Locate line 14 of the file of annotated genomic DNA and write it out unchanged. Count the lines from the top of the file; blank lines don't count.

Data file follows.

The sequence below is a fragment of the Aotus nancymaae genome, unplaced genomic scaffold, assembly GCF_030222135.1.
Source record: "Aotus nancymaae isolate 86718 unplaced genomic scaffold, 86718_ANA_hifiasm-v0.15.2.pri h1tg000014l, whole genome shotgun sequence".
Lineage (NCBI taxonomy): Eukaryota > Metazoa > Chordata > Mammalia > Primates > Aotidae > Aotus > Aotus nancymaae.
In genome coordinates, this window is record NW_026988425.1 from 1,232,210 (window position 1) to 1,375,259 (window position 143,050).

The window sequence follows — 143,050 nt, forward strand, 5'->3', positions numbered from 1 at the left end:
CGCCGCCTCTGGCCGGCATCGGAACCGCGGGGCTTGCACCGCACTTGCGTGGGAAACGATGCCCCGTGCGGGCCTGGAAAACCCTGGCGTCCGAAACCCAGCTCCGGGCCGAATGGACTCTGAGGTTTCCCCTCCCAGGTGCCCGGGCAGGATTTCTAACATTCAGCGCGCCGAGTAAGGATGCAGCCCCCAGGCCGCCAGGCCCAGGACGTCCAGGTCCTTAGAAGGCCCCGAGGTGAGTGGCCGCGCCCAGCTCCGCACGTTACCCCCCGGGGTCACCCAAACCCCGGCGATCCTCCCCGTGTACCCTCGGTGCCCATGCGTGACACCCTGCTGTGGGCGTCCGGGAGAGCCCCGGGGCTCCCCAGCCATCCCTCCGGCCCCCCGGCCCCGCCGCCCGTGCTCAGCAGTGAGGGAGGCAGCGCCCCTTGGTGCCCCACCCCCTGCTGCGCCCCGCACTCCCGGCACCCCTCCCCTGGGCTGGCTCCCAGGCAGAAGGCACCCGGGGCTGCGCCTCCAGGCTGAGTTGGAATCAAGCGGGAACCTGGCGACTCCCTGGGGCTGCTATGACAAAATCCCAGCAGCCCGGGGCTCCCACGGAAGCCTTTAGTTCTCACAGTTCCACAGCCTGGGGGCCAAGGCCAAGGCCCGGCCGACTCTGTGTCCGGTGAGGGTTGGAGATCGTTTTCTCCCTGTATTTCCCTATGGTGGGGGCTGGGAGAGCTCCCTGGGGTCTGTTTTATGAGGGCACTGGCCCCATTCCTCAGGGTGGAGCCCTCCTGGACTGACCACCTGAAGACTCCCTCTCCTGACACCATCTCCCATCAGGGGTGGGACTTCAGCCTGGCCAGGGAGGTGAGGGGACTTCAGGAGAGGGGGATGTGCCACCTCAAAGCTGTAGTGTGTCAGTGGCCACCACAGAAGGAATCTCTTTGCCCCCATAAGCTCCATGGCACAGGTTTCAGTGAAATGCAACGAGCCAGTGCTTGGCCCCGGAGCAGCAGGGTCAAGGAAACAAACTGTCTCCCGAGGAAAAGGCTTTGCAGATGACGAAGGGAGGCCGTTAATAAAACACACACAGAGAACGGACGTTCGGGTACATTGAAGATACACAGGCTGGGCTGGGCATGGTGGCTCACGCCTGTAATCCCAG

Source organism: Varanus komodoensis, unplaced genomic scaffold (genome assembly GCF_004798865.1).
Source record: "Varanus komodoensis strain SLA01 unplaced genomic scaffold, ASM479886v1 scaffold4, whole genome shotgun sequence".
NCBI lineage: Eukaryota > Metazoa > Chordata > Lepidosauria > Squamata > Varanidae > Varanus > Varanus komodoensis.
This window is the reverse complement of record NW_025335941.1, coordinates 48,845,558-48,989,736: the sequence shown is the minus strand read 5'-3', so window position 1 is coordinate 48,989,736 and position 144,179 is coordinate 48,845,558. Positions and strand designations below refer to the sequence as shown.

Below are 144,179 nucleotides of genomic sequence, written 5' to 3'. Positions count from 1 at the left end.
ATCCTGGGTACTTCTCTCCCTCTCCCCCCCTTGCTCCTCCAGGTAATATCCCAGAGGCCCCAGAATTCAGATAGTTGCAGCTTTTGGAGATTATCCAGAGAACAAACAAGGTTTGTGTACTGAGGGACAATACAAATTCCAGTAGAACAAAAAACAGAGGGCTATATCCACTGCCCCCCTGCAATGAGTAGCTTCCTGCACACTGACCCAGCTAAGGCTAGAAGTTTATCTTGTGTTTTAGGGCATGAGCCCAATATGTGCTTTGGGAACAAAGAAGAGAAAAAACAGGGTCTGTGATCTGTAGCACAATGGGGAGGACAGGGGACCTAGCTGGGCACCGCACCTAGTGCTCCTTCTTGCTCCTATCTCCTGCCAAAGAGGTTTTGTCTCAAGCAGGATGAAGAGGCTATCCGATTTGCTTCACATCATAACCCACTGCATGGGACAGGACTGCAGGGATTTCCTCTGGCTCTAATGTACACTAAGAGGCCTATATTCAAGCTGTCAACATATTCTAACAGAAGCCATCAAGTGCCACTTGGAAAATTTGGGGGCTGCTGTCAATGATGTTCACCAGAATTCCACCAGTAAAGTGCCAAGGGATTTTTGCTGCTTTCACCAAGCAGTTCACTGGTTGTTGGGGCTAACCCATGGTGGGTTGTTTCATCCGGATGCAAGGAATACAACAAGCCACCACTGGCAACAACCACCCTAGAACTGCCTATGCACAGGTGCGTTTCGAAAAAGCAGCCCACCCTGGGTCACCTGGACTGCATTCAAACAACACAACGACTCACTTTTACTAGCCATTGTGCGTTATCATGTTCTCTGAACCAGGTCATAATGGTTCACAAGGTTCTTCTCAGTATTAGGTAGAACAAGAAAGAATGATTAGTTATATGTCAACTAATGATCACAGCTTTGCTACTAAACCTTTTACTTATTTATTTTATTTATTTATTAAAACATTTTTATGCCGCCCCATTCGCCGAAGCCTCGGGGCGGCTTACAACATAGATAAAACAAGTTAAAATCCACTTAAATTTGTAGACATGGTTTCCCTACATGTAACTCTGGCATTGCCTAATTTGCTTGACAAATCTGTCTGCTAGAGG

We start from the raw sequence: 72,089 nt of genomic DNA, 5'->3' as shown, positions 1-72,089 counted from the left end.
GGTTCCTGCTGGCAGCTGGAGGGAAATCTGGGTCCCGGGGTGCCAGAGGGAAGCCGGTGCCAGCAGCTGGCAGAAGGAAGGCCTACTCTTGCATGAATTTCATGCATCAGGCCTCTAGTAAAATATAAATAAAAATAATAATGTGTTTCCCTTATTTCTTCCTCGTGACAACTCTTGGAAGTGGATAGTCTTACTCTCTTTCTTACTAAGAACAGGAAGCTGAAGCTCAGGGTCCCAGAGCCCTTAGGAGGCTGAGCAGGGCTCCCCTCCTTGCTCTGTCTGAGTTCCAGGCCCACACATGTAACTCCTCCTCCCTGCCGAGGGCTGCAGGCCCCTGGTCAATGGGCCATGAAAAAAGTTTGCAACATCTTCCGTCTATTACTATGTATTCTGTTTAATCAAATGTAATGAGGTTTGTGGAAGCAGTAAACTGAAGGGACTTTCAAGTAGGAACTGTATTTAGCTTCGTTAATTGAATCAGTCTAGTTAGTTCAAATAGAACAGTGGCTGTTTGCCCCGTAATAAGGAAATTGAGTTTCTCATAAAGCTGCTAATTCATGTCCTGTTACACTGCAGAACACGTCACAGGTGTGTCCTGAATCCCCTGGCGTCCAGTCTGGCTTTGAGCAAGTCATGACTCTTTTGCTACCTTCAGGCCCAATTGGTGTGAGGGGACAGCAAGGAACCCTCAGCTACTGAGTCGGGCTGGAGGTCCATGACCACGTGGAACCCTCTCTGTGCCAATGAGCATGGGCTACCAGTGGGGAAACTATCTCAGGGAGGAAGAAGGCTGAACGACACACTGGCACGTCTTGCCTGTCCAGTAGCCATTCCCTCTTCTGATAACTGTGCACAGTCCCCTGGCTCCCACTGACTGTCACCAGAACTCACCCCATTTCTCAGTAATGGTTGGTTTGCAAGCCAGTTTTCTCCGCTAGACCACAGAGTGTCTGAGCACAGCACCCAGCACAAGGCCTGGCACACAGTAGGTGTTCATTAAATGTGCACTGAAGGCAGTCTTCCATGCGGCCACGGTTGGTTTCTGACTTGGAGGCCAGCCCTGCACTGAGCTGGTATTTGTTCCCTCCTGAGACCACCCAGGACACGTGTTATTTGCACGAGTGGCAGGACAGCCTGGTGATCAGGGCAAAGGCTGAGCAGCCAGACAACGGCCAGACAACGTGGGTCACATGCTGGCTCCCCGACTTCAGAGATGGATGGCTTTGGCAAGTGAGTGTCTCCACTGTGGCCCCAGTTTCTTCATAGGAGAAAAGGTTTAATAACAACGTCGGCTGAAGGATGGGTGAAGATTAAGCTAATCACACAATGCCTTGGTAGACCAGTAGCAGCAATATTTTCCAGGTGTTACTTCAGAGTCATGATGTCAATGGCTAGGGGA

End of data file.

GGTTCCTGCTGGCAGCTGGAGGGAAATCTGGGTCCCGGGGTGCCAGAGGGAAGCCGGTGCCAGCAGCTGGCAGAAGGAAGGCCTACTCTTGCATGAATTTCATGCATCAGGCCTCTAGTAAAATATAAATAAAAATAATAATGTGTTTCCCTTATTTCTTCCTCGTGACAACTCTTGGAAGTGGATAGTCTTACTCTCTTTCTTACTAAGAACAGGAAGCTGAAGCTCAGGGTCCCAGAGCCCTTAGGAGGCTGAGCAGGGCTCCCCTCCTTGCTCTGTCTGAGTTCCAGGCCCACACATGTAACTCCTCCTCCCTGCCGAGGGCTGCAGGCCCCTGGTCAATGGGCCATGAAAAAAGTTTGCAACATCTTCCGTCTATTACTATGTATTCTGTTTAATCAAATGTAATGAGGTTTGTGGAAGCAGTAAACTGAAGGGACTTTCAAGTAGGAACTGTATTTAGCTTCGTTAATTGAATCAGTCTAGTTAGTTCAAATAGAACAGTGGCTGTTTGCCCCGTAATAAGGAAATTGAGTTTCTCATAAAGCTGCTAATTCATGTCCTGTTACACTGCAGAACACGTCACAGGTGTGTCCTGAATCCCCTGGCGTCCAGTCTGGCTTTGAGCAAGTCATGACTCTTTTGCTACCTTCAGGCCCAATTGGTGTGAGGGGACAGCAAGGAACCCTCAGCTACTGAGTCGGGCTGGAGGTCCATGACCACGTGGAACCCTCTCTGTGCCAATGAGCATGGGCTACCAGTGGGGAAACTATCTCAGGGAGGAAGAAGGCTGAACGACACACTGGCACGTCTTGCCTGTCCAGTAGCCATTCCCTCTTCTGATAACTGTGCACAGTCCCCTGGCTCCCACTGACTGTCACCAGAACTCACCCCATTTCTCAGTAATGGTTGGTTTGCAAGCCAGTTTTCTCCGCTAGACCACAGAGTGTCTGAGCACAGCACCCAGCACAAGGCCTGGCACACAGTAGGTGTTCATTAAATGTGCACTGAAGGCAGTCTTCCATGCGGCCACGGTTGGTTTCTGACTTGGAGGCCAGCCCTGCACTGAGCTGGTATTTGTTCCCTCCTGAGACCACCCAGGACACGTGTTATTTGCACGAGTGGCAGGACAGCCTGGTGATCAGGGCAAAGGCTGAGCAGCCAGACAACGGCCAGACAACGTGGGTCACATGCTGGCTCCCCGACTTCAGAGATGGATGGCTTTGGCAAGTGAGTGTCTCCACTGTGGCCCCAGTTTCTTCATAGGAGAAAAGGTTTAATAACAACGTCGGCTGAAGGATGGGTGAAGATTAAGCTAATCACACAATGCCTTGGTAGACCAGTAGCAGCAATATTTTCCAGGTGTTACTTCAGAGTCATGATGTCAATGGCTAGGGGA